Halloween II also alters Michael from a man to a mystical thing. He’s billed as The Shape in the end credits, and he scrawls the word Samhaim on a school blackboard, which Dr. Loomis explains is tied to Druidic mythology – an element that was later explored in Halloween 6: The Curse of Michael Myers.
One surprising piece of continuity, though, is Ben Tramer, the boy Laurie likes in high school, and briefly pops up in a case of lethal mistaken identity. (Weirdly, there’s no regret or upset caused by the error, once again revealing how the script was never in a refined state.)
The DVD from Goodtimes offers a pretty decent anamophic transfer of the theatrical cut; there’s some compression, but it’s not distracting. The Dolby 2.0 Surround mix is really punchy, with booming music cues and directional effects adding some extra oomph. By 1981, Carpenter and Alan Howarth’s score collaborations had advanced into more tone-saturated synth scores, clever rhythmic hooks, and more elaborate themes (Escape from New York offering the best of each), so while Halloween II’s music sticks with the same 2 themes from the first film, the recording is much richer.
Universal and De Laurentiis clearly threw serious money into the production, and it’s a nice, glossy film, but the script just doesn’t deliver enough satisfying scares and character bits. There are also reportedly alternate edits of the film (mostly for TV airings) than included deleted scenes and alternate footage, including an ending where more characters survive the night’s carnage. The extra scenes give more screen time to minor characters, like the surgeon with the syringe in the eye, and love interest Jimmy Lloyd (The Last Starfighter’s Lance Guest).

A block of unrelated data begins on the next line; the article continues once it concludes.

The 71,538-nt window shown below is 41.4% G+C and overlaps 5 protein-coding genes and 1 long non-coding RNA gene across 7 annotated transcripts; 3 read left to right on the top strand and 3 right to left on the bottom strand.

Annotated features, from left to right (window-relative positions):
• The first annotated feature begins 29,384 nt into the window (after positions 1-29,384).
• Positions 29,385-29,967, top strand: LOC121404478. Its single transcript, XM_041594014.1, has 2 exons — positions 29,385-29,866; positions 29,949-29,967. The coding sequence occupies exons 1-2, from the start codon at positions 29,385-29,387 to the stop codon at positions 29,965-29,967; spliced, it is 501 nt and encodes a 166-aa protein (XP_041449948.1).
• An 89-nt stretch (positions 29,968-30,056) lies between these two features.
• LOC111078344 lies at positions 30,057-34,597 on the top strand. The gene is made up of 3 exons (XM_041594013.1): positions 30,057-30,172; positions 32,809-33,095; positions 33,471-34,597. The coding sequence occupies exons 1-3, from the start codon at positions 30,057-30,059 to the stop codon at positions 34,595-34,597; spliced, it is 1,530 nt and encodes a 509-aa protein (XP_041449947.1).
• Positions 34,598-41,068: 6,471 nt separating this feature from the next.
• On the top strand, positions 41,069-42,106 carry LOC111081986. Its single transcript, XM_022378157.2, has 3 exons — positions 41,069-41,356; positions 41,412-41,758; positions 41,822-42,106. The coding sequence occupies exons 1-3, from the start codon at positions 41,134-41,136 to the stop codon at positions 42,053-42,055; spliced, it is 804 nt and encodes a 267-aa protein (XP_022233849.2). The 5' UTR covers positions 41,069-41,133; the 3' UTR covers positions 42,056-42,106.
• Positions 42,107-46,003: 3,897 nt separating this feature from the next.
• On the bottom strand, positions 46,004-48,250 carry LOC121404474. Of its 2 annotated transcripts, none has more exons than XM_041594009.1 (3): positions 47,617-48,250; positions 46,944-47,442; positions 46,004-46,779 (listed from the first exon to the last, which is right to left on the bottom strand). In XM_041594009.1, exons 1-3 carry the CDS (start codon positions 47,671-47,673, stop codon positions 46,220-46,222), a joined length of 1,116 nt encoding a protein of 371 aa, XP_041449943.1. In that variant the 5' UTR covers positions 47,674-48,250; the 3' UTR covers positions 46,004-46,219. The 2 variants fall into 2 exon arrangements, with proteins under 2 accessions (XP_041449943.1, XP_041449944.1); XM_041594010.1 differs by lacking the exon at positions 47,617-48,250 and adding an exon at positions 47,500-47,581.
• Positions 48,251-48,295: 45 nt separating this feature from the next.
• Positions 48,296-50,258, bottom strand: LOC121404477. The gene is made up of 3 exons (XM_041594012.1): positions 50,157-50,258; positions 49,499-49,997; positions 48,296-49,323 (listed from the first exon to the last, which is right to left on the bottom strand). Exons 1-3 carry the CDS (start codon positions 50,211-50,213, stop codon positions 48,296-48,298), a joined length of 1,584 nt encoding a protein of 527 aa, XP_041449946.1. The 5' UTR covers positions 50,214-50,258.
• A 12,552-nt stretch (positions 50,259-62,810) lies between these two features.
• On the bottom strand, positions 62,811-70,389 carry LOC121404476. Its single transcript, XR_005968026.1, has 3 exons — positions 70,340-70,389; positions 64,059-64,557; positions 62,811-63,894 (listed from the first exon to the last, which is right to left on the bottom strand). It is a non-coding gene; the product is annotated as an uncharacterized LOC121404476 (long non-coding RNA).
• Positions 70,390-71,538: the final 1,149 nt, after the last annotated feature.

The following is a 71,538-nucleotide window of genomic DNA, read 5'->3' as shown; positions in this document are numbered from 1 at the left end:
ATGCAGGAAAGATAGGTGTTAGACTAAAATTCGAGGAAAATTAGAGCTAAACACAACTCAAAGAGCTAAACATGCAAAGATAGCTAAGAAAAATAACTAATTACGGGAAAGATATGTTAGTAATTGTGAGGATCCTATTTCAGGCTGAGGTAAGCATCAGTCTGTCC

(If so much additional footage exists, one has to presume the script was written under tight time constraints, and with an eye on a TV airing, extra material was shot to ensure the sequel could easily be edited for TV and international markets. As it stands, though, the first 7 mins. of Halloween II is flashback footage plus Main Titles, and the last 3 mins. is the End Credits, leaving 82 mins. of meandering nonsense.)
Indie companies with an eye on fans know new footage and assembling ‘complete’ packages are what fans and collectors want. Large studios, including Universal and MGM, tend to upgrade high-profile and/or Oscar-winning films on DVD with ersatz director cuts, but the lowly horror films they carry are generally left alone as banal bare bones releases.
It’s fair to presume the only reason Universal’s Legend (1983) exists as a multi-disc set is because director Ridley Scott wanted to tinker and refine the film. Given the low regard the studio has for the Halloween franchise, it’s highly unlikely there’ll be a special edition of Halloween II anytime soon.
Films in the Halloween franchise include Halloween (1978), Halloween II (1981), Halloween III: Season of the Witch (1982), Halloween IV: The Return of Michael Myers (1988), Halloween V (1989), Halloween VI: The Curse of Michael Myers (1995), the seventh part, Halloween H20: Twenty Years Later (1998), the eighth part, Halloween: Resurrection (2002), and Rob Zombie’s Halloween (2007).
© 2008 Mark R. Hasan